I decided to make this into a checklist-style layout. I pointed to parts of the photo to tell the who, what, when, where, and why. The helmet obviously says that were were on a bike ride. He was also holding a cup of coffee from our destination point, McDonalds. You can tell it's summer because he's wearing shorts. I also pointed to his watch to say that we had left the kids with a babysitter, and his ring to say that we were out on a date.

I added the graph paper in the background to go with the analytical theme.

Do you have photos with lots of “stuff” in them? Use them to help tell the story!

Friday, November 11, 2011

Teasing our little ones

Most pages about babies have a similar theme. “Sweet Baby,” “Beautiful Baby,” and “Adorable” come to mind. I've done plenty of these layouts. Yet while we do love our babies to death, raising children brings about other emotions as well. They make us tired and frustrated and sometimes we just wish they would hurry up and reach the next stage of independence. Shouldn't we tell these stories in our scrapbook as well?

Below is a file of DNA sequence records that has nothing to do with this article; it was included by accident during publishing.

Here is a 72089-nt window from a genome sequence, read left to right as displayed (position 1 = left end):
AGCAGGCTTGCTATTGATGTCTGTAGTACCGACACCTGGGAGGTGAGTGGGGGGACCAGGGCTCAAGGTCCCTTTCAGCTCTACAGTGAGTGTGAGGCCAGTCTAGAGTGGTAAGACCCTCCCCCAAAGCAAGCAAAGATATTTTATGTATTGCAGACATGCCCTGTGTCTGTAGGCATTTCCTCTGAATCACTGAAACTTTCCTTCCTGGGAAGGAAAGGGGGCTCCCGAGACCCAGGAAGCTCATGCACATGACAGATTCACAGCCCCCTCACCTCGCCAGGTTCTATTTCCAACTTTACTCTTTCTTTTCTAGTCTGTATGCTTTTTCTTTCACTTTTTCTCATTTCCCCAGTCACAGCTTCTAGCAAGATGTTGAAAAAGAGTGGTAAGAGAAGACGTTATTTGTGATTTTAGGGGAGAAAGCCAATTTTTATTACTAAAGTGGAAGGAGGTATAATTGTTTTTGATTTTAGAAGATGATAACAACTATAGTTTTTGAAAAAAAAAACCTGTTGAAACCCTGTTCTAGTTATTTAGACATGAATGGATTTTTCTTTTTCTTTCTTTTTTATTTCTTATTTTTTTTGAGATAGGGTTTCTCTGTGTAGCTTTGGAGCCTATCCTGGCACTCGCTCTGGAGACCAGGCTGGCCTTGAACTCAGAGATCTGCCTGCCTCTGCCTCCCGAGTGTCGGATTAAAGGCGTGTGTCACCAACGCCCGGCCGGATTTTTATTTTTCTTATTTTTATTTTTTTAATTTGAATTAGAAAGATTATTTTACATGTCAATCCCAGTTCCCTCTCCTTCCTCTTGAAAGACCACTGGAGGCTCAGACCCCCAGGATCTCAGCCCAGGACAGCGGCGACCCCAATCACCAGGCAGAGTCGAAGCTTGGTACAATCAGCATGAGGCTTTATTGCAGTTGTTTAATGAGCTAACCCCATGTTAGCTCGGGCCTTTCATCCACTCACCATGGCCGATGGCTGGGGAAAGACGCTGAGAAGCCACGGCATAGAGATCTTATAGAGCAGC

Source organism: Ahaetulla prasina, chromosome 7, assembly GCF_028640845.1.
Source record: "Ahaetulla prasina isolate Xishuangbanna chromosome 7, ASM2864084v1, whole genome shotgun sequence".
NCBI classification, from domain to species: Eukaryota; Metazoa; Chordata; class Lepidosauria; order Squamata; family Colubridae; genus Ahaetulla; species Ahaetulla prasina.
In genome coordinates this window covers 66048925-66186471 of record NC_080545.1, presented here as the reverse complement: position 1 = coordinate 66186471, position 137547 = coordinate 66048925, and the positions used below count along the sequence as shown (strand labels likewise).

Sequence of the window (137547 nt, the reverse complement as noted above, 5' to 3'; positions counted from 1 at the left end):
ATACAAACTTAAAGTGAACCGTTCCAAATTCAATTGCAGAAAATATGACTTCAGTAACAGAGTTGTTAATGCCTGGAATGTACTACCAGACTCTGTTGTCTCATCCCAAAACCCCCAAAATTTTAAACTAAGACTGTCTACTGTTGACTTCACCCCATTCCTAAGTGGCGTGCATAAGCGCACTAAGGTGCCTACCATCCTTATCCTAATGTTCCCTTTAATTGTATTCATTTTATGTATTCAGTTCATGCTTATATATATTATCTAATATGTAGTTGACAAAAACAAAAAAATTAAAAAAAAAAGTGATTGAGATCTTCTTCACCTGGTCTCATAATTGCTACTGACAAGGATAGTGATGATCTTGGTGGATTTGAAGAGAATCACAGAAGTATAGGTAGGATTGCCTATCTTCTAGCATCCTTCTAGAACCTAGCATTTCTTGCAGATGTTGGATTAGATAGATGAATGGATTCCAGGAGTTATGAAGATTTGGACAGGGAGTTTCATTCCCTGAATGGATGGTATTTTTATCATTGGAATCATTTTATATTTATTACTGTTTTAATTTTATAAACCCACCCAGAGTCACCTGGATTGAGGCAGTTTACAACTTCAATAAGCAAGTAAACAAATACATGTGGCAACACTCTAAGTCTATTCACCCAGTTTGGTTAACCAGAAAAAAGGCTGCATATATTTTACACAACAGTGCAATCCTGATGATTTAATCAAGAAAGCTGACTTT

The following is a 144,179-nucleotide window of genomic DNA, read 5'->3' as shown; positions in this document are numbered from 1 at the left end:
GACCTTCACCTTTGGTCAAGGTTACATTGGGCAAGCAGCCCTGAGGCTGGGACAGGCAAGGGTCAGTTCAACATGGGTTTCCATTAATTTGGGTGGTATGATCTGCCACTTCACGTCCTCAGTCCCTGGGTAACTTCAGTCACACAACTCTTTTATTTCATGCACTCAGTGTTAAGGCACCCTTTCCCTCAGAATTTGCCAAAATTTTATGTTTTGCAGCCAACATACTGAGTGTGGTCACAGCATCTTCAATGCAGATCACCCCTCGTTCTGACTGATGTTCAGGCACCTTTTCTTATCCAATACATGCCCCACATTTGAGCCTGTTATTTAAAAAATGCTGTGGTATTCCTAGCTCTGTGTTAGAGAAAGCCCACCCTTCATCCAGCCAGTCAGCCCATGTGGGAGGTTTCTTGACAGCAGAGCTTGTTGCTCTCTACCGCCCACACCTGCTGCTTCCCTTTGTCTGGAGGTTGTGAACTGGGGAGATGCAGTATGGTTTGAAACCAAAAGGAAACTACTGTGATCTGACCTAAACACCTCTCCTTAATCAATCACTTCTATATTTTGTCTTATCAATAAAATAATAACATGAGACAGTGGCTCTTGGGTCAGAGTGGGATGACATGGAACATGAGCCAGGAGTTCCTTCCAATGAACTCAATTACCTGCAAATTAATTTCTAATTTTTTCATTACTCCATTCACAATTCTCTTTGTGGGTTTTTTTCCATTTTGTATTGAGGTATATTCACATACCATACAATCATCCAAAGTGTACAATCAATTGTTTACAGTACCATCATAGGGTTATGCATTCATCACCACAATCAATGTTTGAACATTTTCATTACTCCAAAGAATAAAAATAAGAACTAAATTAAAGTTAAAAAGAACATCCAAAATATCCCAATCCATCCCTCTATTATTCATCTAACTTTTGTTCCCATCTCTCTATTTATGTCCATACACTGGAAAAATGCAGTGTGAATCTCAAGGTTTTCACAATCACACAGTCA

I took this photo of my son this past summer. He knew how to walk, but was just as happy to sit there and look up at me. I liked this photo and I wanted to feature it in a layout. But I had already done many “Sweet Baby” pages (just look at my walls). It was time for a “Pain-In-The-Neck Baby” page. Here's what I wrote about my reluctant walker:

Come on, boy! Get off your butt! You're almost 15 months old, and refuse to walk. Yes, I say refuse because I know you are capable of it. I've seen you walk across a room to get food or to take a toy away from your sister. Yet when I tell you it's time to leave the room, you just stare at me like this. Your expression says, “You expect me to walk? But I'm just a baby. Please carry me, mommy!” But can I really blame you? Who wouldn't want to be carried around everywhere? If only life were so easy. Your sister did the same thing. She didn't walk consistently until she was 15 months old. But you can't be a baby forever just because I'm not pregnant with another sibling. God gave us legs for a reason. It's time to stand up and enter the world of the upright!